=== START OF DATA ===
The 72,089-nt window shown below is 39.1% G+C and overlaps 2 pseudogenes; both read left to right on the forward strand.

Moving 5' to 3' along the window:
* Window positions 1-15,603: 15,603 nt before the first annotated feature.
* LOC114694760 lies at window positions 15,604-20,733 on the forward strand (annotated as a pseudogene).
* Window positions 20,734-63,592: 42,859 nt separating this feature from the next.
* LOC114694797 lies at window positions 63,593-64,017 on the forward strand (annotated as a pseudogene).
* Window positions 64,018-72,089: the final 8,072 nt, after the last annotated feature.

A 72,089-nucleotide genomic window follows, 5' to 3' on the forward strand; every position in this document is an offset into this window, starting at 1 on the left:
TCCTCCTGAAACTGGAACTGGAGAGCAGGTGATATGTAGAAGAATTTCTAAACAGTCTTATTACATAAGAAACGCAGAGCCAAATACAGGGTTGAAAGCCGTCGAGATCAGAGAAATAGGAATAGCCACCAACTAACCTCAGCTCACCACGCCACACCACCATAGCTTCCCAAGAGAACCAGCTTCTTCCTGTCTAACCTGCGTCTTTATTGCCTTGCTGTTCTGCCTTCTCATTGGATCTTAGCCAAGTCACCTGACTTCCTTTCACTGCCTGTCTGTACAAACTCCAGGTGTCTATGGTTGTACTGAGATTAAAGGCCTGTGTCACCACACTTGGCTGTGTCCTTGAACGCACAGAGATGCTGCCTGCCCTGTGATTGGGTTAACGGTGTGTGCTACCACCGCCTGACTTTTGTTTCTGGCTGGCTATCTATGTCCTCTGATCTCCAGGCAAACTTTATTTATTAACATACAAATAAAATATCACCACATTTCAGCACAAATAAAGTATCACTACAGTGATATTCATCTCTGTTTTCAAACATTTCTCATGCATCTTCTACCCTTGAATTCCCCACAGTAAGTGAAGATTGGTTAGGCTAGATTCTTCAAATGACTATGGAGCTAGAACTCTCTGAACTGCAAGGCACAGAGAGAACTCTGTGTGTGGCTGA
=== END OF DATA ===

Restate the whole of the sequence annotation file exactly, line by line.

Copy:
The 72,089-nt window shown below is 39.1% G+C and overlaps 2 pseudogenes; both read left to right on the forward strand.

Moving 5' to 3' along the window:
* Window positions 1-15,603: 15,603 nt before the first annotated feature.
* LOC114694760 lies at window positions 15,604-20,733 on the forward strand (annotated as a pseudogene).
* Window positions 20,734-63,592: 42,859 nt separating this feature from the next.
* LOC114694797 lies at window positions 63,593-64,017 on the forward strand (annotated as a pseudogene).
* Window positions 64,018-72,089: the final 8,072 nt, after the last annotated feature.

A 72,089-nucleotide genomic window follows, 5' to 3' on the forward strand; every position in this document is an offset into this window, starting at 1 on the left:
TCCTCCTGAAACTGGAACTGGAGAGCAGGTGATATGTAGAAGAATTTCTAAACAGTCTTATTACATAAGAAACGCAGAGCCAAATACAGGGTTGAAAGCCGTCGAGATCAGAGAAATAGGAATAGCCACCAACTAACCTCAGCTCACCACGCCACACCACCATAGCTTCCCAAGAGAACCAGCTTCTTCCTGTCTAACCTGCGTCTTTATTGCCTTGCTGTTCTGCCTTCTCATTGGATCTTAGCCAAGTCACCTGACTTCCTTTCACTGCCTGTCTGTACAAACTCCAGGTGTCTATGGTTGTACTGAGATTAAAGGCCTGTGTCACCACACTTGGCTGTGTCCTTGAACGCACAGAGATGCTGCCTGCCCTGTGATTGGGTTAACGGTGTGTGCTACCACCGCCTGACTTTTGTTTCTGGCTGGCTATCTATGTCCTCTGATCTCCAGGCAAACTTTATTTATTAACATACAAATAAAATATCACCACATTTCAGCACAAATAAAGTATCACTACAGTGATATTCATCTCTGTTTTCAAACATTTCTCATGCATCTTCTACCCTTGAATTCCCCACAGTAAGTGAAGATTGGTTAGGCTAGATTCTTCAAATGACTATGGAGCTAGAACTCTCTGAACTGCAAGGCACAGAGAGAACTCTGTGTGTGGCTGA